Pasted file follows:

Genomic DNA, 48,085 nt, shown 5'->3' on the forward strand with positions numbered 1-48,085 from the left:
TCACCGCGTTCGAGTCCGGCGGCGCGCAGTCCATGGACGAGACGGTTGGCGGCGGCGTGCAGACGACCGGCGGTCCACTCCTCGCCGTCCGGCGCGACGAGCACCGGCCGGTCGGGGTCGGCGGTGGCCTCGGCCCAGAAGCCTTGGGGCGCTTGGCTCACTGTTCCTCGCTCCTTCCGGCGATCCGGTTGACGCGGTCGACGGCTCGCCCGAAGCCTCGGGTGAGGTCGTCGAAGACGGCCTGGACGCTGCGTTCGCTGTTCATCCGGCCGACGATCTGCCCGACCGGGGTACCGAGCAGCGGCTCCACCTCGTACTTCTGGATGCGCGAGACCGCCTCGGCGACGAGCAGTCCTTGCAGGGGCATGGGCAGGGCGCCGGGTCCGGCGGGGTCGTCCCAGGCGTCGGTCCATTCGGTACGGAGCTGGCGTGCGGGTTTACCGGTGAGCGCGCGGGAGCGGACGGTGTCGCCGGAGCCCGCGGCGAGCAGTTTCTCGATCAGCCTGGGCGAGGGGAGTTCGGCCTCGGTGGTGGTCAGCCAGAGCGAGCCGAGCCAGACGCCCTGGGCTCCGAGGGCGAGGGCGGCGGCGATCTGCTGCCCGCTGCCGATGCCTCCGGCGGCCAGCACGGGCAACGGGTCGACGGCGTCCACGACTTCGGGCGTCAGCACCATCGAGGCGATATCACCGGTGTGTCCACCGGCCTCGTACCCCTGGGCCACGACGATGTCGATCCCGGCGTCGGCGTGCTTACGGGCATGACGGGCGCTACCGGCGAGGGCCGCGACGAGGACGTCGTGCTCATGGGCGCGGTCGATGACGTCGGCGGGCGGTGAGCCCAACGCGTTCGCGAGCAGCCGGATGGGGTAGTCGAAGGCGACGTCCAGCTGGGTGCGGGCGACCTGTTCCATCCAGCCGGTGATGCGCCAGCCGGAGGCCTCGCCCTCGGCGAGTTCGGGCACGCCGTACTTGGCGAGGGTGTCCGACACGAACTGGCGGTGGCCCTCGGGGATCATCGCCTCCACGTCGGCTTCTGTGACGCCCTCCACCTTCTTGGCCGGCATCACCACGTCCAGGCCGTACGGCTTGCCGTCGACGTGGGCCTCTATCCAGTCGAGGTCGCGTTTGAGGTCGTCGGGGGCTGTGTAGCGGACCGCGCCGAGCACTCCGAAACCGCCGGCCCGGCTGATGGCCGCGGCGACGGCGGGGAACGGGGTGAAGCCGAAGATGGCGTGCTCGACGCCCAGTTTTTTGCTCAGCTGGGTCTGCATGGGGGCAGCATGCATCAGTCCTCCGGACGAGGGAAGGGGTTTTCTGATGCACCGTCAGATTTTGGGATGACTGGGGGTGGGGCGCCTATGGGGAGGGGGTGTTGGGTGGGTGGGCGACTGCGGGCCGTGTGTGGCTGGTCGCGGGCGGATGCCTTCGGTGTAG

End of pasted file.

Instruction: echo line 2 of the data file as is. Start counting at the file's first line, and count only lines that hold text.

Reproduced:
TCACCGCGTTCGAGTCCGGCGGCGCGCAGTCCATGGACGAGACGGTTGGCGGCGGCGTGCAGACGACCGGCGGTCCACTCCTCGCCGTCCGGCGCGACGAGCACCGGCCGGTCGGGGTCGGCGGTGGCCTCGGCCCAGAAGCCTTGGGGCGCTTGGCTCACTGTTCCTCGCTCCTTCCGGCGATCCGGTTGACGCGGTCGACGGCTCGCCCGAAGCCTCGGGTGAGGTCGTCGAAGACGGCCTGGACGCTGCGTTCGCTGTTCATCCGGCCGACGATCTGCCCGACCGGGGTACCGAGCAGCGGCTCCACCTCGTACTTCTGGATGCGCGAGACCGCCTCGGCGACGAGCAGTCCTTGCAGGGGCATGGGCAGGGCGCCGGGTCCGGCGGGGTCGTCCCAGGCGTCGGTCCATTCGGTACGGAGCTGGCGTGCGGGTTTACCGGTGAGCGCGCGGGAGCGGACGGTGTCGCCGGAGCCCGCGGCGAGCAGTTTCTCGATCAGCCTGGGCGAGGGGAGTTCGGCCTCGGTGGTGGTCAGCCAGAGCGAGCCGAGCCAGACGCCCTGGGCTCCGAGGGCGAGGGCGGCGGCGATCTGCTGCCCGCTGCCGATGCCTCCGGCGGCCAGCACGGGCAACGGGTCGACGGCGTCCACGACTTCGGGCGTCAGCACCATCGAGGCGATATCACCGGTGTGTCCACCGGCCTCGTACCCCTGGGCCACGACGATGTCGATCCCGGCGTCGGCGTGCTTACGGGCATGACGGGCGCTACCGGCGAGGGCCGCGACGAGGACGTCGTGCTCATGGGCGCGGTCGATGACGTCGGCGGGCGGTGAGCCCAACGCGTTCGCGAGCAGCCGGATGGGGTAGTCGAAGGCGACGTCCAGCTGGGTGCGGGCGACCTGTTCCATCCAGCCGGTGATGCGCCAGCCGGAGGCCTCGCCCTCGGCGAGTTCGGGCACGCCGTACTTGGCGAGGGTGTCCGACACGAACTGGCGGTGGCCCTCGGGGATCATCGCCTCCACGTCGGCTTCTGTGACGCCCTCCACCTTCTTGGCCGGCATCACCACGTCCAGGCCGTACGGCTTGCCGTCGACGTGGGCCTCTATCCAGTCGAGGTCGCGTTTGAGGTCGTCGGGGGCTGTGTAGCGGACCGCGCCGAGCACTCCGAAACCGCCGGCCCGGCTGATGGCCGCGGCGACGGCGGGGAACGGGGTGAAGCCGAAGATGGCGTGCTCGACGCCCAGTTTTTTGCTCAGCTGGGTCTGCATGGGGGCAGCATGCATCAGTCCTCCGGACGAGGGAAGGGGTTTTCTGATGCACCGTCAGATTTTGGGATGACTGGGGGTGGGGCGCCTATGGGGAGGGGGTGTTGGGTGGGTGGGCGACTGCGGGCCGTGTGTGGCTGGTCGCGGGCGGATGCCTTCGGTGTAG